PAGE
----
Giving medical cannabis to infants is a difficult taboo to shift, but new research is paving the way. The launch of a clinical trial examining the use of CBD in newborns suffering from hypoxic ischemic encephalopathy (brain damage caused by lack of oxygen) means new hope for the million plus babies born each year with this condition.
“My name is Zoe Sigman, and I’m the Program Director at Project CBD, an educational nonprofit focused on cannabis science & medicine. Ten years ago, we introduced CBD to the medical cannabis community in California. It spread like wildfire and has become the hugely popular phenomenon that it is today.
Project CBD submitted this public comment, composed by Adrian Devitt-Lee, to California’s Office of Environmental Health Hazard Assessment (OEHHA), which administers the Proposition 65 Program. Approved as a 1986 ballot measure, Proposition 65 requires the state to maintain and update a list of chemicals known to cause cancer or reproductive toxicity.
«What about the children?» is a mantra that has been used to propel prohibition with misplaced fear. Scientists and politicians increasingly warn about the dangers of using cannabis during pregnancy. There’s only one issue: data doesn’t back them up. But a lack of evidence has never stopped the tides of prohibition. Unable to demonstrate that cannabis is actually harmful, public officials nevertheless warn that women are now more likely to report using cannabis during pregnancy (which partly reflects greater comfort talking to doctors, not greater use).
A new study from researchers at San Diego State University examined the interaction between cannabinoids and alcohol on the fetus. The scientists used pregnant rats to avoid the ethical implications of exposing babies to drugs. Fetal alcohol exposure impaired coordination and motor control of the rats, which lasted throughout adolescence. But CP-55,940 — a synthetic cannabinoid much more powerful than THC — did not affect motor control. It slightly reduced weight a week after birth, but this returned to normal by the rats’ adolescence.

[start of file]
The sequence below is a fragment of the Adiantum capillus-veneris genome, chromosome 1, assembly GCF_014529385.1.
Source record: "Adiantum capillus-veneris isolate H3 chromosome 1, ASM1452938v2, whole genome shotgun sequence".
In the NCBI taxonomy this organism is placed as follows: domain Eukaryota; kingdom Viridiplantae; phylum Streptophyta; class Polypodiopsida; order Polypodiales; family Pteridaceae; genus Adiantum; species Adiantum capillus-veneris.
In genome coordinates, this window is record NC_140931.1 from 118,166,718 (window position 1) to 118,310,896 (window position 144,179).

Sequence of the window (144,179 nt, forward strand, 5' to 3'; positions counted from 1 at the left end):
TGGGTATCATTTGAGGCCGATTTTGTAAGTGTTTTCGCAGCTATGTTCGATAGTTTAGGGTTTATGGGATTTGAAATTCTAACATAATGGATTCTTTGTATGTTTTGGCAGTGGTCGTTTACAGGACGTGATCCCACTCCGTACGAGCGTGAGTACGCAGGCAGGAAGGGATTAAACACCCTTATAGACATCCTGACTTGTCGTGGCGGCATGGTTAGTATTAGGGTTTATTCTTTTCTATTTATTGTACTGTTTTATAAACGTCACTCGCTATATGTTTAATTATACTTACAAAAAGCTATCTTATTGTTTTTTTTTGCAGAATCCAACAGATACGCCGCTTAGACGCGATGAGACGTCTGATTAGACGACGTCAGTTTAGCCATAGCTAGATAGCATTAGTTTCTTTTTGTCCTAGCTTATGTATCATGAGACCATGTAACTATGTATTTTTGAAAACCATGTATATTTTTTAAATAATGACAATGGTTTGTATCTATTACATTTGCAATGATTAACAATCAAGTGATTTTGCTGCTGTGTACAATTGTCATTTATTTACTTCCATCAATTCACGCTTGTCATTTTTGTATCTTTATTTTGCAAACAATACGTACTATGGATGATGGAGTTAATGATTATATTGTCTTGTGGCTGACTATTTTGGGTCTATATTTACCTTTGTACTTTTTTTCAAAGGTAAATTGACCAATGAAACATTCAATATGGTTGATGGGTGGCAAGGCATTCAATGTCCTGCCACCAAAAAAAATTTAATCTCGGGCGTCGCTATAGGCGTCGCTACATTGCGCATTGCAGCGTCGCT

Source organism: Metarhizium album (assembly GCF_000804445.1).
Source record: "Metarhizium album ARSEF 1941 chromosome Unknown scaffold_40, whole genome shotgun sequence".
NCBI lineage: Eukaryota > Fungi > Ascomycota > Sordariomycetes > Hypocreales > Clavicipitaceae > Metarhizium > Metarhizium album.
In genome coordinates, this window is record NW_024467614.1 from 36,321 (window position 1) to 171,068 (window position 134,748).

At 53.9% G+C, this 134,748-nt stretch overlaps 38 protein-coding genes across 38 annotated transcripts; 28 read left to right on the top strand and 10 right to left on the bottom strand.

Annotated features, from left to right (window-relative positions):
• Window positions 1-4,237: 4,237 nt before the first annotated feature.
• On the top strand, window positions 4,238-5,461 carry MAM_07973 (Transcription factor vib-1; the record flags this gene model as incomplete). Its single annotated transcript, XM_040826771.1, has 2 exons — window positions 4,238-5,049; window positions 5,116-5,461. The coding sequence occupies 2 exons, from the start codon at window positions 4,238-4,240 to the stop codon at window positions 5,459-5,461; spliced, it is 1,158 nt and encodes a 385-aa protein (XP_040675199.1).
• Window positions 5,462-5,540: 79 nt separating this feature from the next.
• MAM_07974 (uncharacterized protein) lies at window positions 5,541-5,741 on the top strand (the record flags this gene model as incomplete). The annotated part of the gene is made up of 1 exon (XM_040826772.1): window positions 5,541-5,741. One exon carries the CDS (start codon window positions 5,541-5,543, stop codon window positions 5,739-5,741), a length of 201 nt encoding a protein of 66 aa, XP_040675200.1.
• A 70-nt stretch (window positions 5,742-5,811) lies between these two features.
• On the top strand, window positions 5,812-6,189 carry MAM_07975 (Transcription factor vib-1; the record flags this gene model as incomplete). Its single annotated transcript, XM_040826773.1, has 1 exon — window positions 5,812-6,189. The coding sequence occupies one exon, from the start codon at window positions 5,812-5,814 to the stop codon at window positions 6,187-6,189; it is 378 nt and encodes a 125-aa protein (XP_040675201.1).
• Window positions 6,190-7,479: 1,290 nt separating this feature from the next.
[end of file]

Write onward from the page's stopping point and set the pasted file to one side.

There is little evidence to show a directly harmful effect of cannabis in pregnancy. However, cannabinoids consistently amplify the toxic effects of nicotine and alcohol on the fetus. Preclinical research suggests one possible reason: activating the CB2 receptor with anandamide can decrease the expression of a transporter gene in the placenta. This gene encodes a protein which pumps a variety of chemicals out of the placenta, so its inhibition allows toxins to accumulate. It is also common in cancers where it protects the cancer from chemo.
A mother’s diet while she’s pregnant is known to affect the child’s eventual food preferences. A new animal study from scientists in the U.S. and Brazil examines how a high-fat diet during pregnancy influences the offspring’s predisposition to obesity and related complications later in life, and this appears to be mediated by changes in the endocannabinoid system. The researchers showed that the biochemical response to a high fat diet depends on whether the offspring was male or female.
A new article from the California Department of Pesticide Regulations (CDPR) warns of the dangers of cannabis because it may be contaminated with organophosphate pesticides (e.g. chlorpyrifos, glyphosate). The CDPR walks through what could happen if a pregnant woman uses chlorpyrifos-contaminated cannabis.